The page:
Anyone who has ever stepped foot onto a commercial airline has some sort of horror story about a person that they’ve had the unfortunate circumstance of having to sit either near or next to. I am no exception, of course. Fortunately, the fact that I live in our nation’s capital means that most of my airplane-mates are frequent business travelers, and they are much more preoccupied with their laptops than telling me all about their children and how they just made the honor roll/JV soccer team/national basket-weaving semi-finals. However, this all goes to pot during Thanksgiving and Christmas, when the non-business travelers come out of the woodworks to flail their way through security checkpoints and take over the skies in stumbling, ignorant holiday anticipation.
A couple of Thanksgivings ago, I boarded a flight out of DC going south and was seated across the aisle from a man with two young children. A flight attendant came over and started to offer the man a seat in first class, but she caught herself when she realized that he had his children in tow. It was too late, though. He realized what was up. Children be damned, he jumped up and said, “No, no, I’ll take it!” He then turned to me and said, “You’ll watch the kids, right?” Then, without waiting for my answer, he turned and sauntered up to the first class section, leaving both the flight attendant and myself utterly speechless.
The attendant went after Father of the Year to settle him into his new seat that she clearly regretted halfway offering to him. I looked over at the children, my jaw still on the cabin floor. The little girl, about 6 years old, had already settled into reading a book. The boy, about 5, was calmly watching the activity on the tarmac through the window. The immediate independence they exhibited spoke volumes about their father.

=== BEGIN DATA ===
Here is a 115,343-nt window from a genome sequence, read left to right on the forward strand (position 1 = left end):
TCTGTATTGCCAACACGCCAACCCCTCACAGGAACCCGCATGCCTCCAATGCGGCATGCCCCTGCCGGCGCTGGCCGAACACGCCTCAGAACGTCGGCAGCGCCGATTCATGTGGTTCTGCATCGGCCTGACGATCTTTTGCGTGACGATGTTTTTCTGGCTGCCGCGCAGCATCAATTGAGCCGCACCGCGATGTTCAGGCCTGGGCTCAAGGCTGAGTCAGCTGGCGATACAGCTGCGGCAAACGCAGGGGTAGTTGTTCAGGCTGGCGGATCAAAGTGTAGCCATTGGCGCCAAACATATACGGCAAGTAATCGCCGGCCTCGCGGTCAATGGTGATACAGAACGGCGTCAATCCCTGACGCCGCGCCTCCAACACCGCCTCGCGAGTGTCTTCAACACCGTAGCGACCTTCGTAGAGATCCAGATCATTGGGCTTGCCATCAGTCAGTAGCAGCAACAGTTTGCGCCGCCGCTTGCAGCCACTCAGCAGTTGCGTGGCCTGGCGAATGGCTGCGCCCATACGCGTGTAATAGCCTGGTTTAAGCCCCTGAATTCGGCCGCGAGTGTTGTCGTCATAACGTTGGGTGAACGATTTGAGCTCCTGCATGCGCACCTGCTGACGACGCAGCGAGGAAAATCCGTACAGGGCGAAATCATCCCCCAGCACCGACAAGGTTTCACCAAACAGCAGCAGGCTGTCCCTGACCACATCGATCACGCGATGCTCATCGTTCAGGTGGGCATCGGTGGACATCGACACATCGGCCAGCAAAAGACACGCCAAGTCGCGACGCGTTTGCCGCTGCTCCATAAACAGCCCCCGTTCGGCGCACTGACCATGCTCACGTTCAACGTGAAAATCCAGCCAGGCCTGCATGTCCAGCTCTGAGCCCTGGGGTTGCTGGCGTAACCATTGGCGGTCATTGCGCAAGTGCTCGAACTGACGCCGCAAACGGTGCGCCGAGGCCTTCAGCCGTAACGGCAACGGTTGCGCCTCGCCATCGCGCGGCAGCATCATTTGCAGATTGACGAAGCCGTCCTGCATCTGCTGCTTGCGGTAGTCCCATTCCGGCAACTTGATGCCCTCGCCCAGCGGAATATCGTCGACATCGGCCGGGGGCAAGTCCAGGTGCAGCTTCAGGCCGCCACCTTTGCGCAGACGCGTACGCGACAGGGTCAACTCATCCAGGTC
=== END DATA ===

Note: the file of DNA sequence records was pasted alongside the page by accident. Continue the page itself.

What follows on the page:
I dozed off after takeoff, only to be woken by the sense of something moving in front of me. I opened my eyes to find a granola bar and an Amstel Light on my tray table and Father of the Year disappearing back behind the first class curtain. Is this the going rate for babysitting these days? I glanced over at the children - the boy was still contently looking out the window, and the girl was still engrossed in her book. I gave the granola bar to the woman next to me and started downing the beer. At that point, I needed it.
Captain Responsibility came back one last time to check on his abandoned offspring. He was sporting his own Amstel Light (shocker). “Hey kids, you doin’ everything this nice woman says?” Referring to me, of course. I just stared at him. The little girl asked him, “Daddy, what are you doing up there?”
“Daddy’s gettin’ boozed up!”
And with that, he whirled around and disappeared back behind the curtain. The little girl shrugged and went back to reading her book. And with it being Thanksgiving and all, I was suddenly extremely thankful to be raised by parents that didn’t value free cheap beer and an hour in a large airplane seat over... well, me.
Post a Comment